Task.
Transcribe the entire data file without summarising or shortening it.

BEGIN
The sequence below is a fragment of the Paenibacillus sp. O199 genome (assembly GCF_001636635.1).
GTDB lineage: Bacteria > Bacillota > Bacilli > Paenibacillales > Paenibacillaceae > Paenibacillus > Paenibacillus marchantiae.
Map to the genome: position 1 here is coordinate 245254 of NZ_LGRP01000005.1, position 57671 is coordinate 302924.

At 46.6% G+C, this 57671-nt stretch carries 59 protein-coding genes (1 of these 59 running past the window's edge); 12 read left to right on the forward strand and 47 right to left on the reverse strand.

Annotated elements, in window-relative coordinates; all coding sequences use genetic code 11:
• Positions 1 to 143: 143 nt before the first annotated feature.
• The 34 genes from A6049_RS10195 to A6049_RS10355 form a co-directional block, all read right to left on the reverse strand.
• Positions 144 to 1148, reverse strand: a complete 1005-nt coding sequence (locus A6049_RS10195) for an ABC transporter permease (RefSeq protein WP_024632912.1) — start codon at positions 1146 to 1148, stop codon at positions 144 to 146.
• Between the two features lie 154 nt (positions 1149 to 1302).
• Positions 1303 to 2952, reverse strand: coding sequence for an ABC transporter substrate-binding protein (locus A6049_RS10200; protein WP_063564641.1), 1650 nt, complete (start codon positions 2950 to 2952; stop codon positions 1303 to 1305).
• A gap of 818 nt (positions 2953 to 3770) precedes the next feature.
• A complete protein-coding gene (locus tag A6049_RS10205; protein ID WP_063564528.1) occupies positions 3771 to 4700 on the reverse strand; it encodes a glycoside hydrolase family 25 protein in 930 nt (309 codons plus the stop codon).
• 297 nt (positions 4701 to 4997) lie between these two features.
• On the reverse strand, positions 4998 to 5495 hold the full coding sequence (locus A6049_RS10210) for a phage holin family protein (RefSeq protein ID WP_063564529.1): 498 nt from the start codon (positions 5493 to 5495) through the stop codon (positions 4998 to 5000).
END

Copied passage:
The sequence below is a fragment of the Paenibacillus sp. O199 genome (assembly GCF_001636635.1).
GTDB lineage: Bacteria > Bacillota > Bacilli > Paenibacillales > Paenibacillaceae > Paenibacillus > Paenibacillus marchantiae.
Map to the genome: position 1 here is coordinate 245254 of NZ_LGRP01000005.1, position 57671 is coordinate 302924.

At 46.6% G+C, this 57671-nt stretch carries 59 protein-coding genes (1 of these 59 running past the window's edge); 12 read left to right on the forward strand and 47 right to left on the reverse strand.

Annotated elements, in window-relative coordinates; all coding sequences use genetic code 11:
• Positions 1 to 143: 143 nt before the first annotated feature.
• The 34 genes from A6049_RS10195 to A6049_RS10355 form a co-directional block, all read right to left on the reverse strand.
• Positions 144 to 1148, reverse strand: a complete 1005-nt coding sequence (locus A6049_RS10195) for an ABC transporter permease (RefSeq protein WP_024632912.1) — start codon at positions 1146 to 1148, stop codon at positions 144 to 146.
• Between the two features lie 154 nt (positions 1149 to 1302).
• Positions 1303 to 2952, reverse strand: coding sequence for an ABC transporter substrate-binding protein (locus A6049_RS10200; protein WP_063564641.1), 1650 nt, complete (start codon positions 2950 to 2952; stop codon positions 1303 to 1305).
• A gap of 818 nt (positions 2953 to 3770) precedes the next feature.
• A complete protein-coding gene (locus tag A6049_RS10205; protein ID WP_063564528.1) occupies positions 3771 to 4700 on the reverse strand; it encodes a glycoside hydrolase family 25 protein in 930 nt (309 codons plus the stop codon).
• 297 nt (positions 4701 to 4997) lie between these two features.
• On the reverse strand, positions 4998 to 5495 hold the full coding sequence (locus A6049_RS10210) for a phage holin family protein (RefSeq protein ID WP_063564529.1): 498 nt from the start codon (positions 5493 to 5495) through the stop codon (positions 4998 to 5000).